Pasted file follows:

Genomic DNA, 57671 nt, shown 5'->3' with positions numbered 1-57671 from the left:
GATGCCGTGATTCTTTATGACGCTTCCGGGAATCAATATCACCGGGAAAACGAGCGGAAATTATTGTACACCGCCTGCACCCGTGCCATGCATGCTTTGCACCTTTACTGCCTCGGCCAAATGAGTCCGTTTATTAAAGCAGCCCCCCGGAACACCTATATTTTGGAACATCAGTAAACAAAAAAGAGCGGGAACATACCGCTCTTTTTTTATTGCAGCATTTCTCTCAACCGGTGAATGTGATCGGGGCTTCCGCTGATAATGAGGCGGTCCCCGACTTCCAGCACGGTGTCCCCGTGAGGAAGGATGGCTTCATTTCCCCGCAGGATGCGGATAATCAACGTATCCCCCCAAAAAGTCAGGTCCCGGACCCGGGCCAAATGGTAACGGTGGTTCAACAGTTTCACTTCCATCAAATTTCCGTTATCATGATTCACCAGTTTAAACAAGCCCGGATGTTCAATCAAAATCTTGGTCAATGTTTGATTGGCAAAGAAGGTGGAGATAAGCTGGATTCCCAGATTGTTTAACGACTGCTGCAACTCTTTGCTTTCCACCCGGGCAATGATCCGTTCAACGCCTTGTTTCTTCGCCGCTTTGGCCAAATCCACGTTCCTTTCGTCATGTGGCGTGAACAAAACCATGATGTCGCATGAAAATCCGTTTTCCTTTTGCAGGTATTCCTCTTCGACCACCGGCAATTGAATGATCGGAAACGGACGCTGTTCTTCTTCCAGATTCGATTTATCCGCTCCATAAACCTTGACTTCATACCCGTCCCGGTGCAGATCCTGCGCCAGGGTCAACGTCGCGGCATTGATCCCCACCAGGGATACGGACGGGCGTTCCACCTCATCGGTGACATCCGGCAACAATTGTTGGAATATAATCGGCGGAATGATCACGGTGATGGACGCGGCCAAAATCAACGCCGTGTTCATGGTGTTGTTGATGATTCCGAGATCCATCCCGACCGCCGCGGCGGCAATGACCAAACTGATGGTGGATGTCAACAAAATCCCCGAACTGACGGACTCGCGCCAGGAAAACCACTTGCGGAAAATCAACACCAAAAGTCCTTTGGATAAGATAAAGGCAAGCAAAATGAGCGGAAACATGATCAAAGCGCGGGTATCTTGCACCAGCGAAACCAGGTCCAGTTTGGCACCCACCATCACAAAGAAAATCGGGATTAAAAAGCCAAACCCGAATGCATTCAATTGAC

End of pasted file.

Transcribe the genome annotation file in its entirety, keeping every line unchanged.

Genomic DNA, 57671 nt, shown 5'->3' with positions numbered 1-57671 from the left:
GATGCCGTGATTCTTTATGACGCTTCCGGGAATCAATATCACCGGGAAAACGAGCGGAAATTATTGTACACCGCCTGCACCCGTGCCATGCATGCTTTGCACCTTTACTGCCTCGGCCAAATGAGTCCGTTTATTAAAGCAGCCCCCCGGAACACCTATATTTTGGAACATCAGTAAACAAAAAAGAGCGGGAACATACCGCTCTTTTTTTATTGCAGCATTTCTCTCAACCGGTGAATGTGATCGGGGCTTCCGCTGATAATGAGGCGGTCCCCGACTTCCAGCACGGTGTCCCCGTGAGGAAGGATGGCTTCATTTCCCCGCAGGATGCGGATAATCAACGTATCCCCCCAAAAAGTCAGGTCCCGGACCCGGGCCAAATGGTAACGGTGGTTCAACAGTTTCACTTCCATCAAATTTCCGTTATCATGATTCACCAGTTTAAACAAGCCCGGATGTTCAATCAAAATCTTGGTCAATGTTTGATTGGCAAAGAAGGTGGAGATAAGCTGGATTCCCAGATTGTTTAACGACTGCTGCAACTCTTTGCTTTCCACCCGGGCAATGATCCGTTCAACGCCTTGTTTCTTCGCCGCTTTGGCCAAATCCACGTTCCTTTCGTCATGTGGCGTGAACAAAACCATGATGTCGCATGAAAATCCGTTTTCCTTTTGCAGGTATTCCTCTTCGACCACCGGCAATTGAATGATCGGAAACGGACGCTGTTCTTCTTCCAGATTCGATTTATCCGCTCCATAAACCTTGACTTCATACCCGTCCCGGTGCAGATCCTGCGCCAGGGTCAACGTCGCGGCATTGATCCCCACCAGGGATACGGACGGGCGTTCCACCTCATCGGTGACATCCGGCAACAATTGTTGGAATATAATCGGCGGAATGATCACGGTGATGGACGCGGCCAAAATCAACGCCGTGTTCATGGTGTTGTTGATGATTCCGAGATCCATCCCGACCGCCGCGGCGGCAATGACCAAACTGATGGTGGATGTCAACAAAATCCCCGAACTGACGGACTCGCGCCAGGAAAACCACTTGCGGAAAATCAACACCAAAAGTCCTTTGGATAAGATAAAGGCAAGCAAAATGAGCGGAAACATGATCAAAGCGCGGGTATCTTGCACCAGCGAAACCAGGTCCAGTTTGGCACCCACCATCACAAAGAAAATCGGGATTAAAAAGCCAAACCCGAATGCATTCAATTGAC